Kent Business School gives graduates the ability to be innovative
School prides itself as a forward-thinking research institution
Country Business Reports interviews and articles by Discovery Reports www.discoveryreports.com
Empowering the next generation of entrepreneurs and industry leaders beyond guaranteed employability, Kent Business School (KBS) envisions its graduates making a difference with innovative, sustainable solutions in an increasingly interconnected yet complex world.
“An aspiring hub for transformational learning, KBS focuses on student experience and research intensity,” says Professor Martin Meyer, school director and professor of business and innovation. “For instance, pursuing sustainability – from identifying more efficient solutions for information flow, transport and logistics to better care of the environment, responsible management and corporate social responsibility – is about research as much as it is about KBS developing responsible leaders for the future.”
As part of the University of Kent, which distinguishes itself as a forward-thinking research institution among the country’s top universities, KBS offers courses from undergraduate to postgraduate levels including an MBA programme accredited by the Association of MBAs.
“Very much a boutique programme, our MBA courses typically consist of around 30 part-time and full-time students with local, international and executive backgrounds,” says Paul Verrion, school business and administration manager. “Such a healthy mix enables our international students to integrate well, while giving executives instant access to a global network of students, managers and future business leaders – and that has led to an exemplary student experience.”
Ranked as one of Britain’s top 20 business schools, KBS attracts students from more than 80 countries. Recognising Asia as a key market, it is looking to intensify collaborations in the region, where it already works with partners such as Hong Kong Baptist University for double masters degree and international executive education programmes.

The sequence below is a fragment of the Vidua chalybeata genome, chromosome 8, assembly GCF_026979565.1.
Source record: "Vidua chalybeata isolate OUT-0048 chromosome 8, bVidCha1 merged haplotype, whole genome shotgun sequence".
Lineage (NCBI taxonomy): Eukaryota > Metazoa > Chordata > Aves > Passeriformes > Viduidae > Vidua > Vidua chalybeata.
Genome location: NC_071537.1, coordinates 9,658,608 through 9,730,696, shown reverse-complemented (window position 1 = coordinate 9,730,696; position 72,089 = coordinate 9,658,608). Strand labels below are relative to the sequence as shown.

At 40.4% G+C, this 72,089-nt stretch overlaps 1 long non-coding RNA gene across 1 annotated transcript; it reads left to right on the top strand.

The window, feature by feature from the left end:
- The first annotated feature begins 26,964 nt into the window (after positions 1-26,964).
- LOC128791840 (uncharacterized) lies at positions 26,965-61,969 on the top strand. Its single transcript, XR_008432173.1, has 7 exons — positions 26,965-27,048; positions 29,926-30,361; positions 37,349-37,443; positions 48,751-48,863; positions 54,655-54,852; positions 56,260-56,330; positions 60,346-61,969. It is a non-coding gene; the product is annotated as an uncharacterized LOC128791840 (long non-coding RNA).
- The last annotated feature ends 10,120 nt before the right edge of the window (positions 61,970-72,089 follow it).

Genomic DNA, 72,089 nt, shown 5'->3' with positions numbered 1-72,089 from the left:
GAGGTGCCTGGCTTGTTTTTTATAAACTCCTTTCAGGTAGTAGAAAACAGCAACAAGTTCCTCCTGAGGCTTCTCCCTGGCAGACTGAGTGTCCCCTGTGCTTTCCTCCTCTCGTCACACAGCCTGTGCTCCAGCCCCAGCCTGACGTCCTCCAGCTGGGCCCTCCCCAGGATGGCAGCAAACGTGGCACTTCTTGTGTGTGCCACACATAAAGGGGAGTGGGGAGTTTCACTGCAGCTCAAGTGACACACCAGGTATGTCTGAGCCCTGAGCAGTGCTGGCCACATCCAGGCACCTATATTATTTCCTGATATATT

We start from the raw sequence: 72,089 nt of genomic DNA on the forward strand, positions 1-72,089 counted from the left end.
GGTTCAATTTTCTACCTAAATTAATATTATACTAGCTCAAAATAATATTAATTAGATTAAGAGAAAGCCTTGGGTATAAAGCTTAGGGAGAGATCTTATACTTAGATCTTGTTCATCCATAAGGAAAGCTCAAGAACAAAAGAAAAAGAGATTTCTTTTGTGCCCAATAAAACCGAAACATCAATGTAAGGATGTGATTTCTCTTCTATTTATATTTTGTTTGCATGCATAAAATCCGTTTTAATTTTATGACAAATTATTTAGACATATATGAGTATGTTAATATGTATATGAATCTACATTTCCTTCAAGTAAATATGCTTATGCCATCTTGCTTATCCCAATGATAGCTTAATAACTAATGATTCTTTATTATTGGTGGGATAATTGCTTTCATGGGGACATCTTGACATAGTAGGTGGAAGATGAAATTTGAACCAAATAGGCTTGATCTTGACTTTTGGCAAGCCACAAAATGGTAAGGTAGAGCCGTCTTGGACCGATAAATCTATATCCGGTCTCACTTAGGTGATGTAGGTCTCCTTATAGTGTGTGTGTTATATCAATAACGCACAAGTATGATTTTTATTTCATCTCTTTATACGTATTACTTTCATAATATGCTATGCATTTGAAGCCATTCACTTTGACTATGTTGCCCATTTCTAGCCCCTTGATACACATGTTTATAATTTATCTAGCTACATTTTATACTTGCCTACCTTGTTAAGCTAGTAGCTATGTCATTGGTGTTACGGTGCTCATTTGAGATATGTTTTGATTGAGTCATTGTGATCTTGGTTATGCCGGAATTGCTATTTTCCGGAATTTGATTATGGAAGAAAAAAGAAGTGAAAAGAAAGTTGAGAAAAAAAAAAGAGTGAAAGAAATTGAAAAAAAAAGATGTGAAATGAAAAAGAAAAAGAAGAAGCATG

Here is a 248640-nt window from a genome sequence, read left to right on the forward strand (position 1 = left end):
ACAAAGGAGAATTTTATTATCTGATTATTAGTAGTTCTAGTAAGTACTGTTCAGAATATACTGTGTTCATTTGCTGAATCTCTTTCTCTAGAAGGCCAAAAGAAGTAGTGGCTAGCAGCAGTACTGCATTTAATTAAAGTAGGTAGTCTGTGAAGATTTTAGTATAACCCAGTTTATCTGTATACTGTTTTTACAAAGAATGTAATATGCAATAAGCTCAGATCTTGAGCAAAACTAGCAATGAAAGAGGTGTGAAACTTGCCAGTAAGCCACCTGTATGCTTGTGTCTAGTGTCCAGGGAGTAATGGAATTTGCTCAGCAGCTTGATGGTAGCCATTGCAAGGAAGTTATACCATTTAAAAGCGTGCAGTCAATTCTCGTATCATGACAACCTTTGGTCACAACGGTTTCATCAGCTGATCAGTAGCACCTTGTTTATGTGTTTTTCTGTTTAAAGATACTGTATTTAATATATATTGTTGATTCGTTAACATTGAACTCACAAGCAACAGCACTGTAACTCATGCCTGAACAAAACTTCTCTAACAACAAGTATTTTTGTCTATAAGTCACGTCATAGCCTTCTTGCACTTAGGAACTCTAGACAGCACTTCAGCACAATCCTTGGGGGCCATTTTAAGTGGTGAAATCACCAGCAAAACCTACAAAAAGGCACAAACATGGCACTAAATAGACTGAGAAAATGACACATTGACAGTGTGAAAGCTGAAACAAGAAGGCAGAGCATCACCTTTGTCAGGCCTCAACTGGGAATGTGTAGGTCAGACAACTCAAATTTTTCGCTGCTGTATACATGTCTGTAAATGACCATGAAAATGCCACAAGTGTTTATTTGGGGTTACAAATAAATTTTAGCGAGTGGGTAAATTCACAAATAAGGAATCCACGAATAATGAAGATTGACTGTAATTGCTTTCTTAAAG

Progressive initiatives such as these have inspired one of KBS’ newest projects: Accelerator Space for Innovation and Responsible Enterprise (ASPIRE). Designed to support students in starting a business or social enterprise, ASPIRE will provide a dedicated space and hands-on assistance from the KBS faculty and successful entrepreneurs.
Following the outcome of the European Union referendum, the school is also reinforcing its distinction as a European-oriented, globally connected institution that takes pride in its diverse student body and staff.
“We are still at the heart of Europe, strategically linking Britain’s economic heartland and the rest of the region’s political and cultural centres,” Meyer says. “The country may be facing some uncertainties, but KBS is firm in its strategy in preparing students for doing business in Europe and globally. Our expertise has become relevant more than ever, and we are eager to work closely with stakeholders and more like-minded partners.”
Kent Business School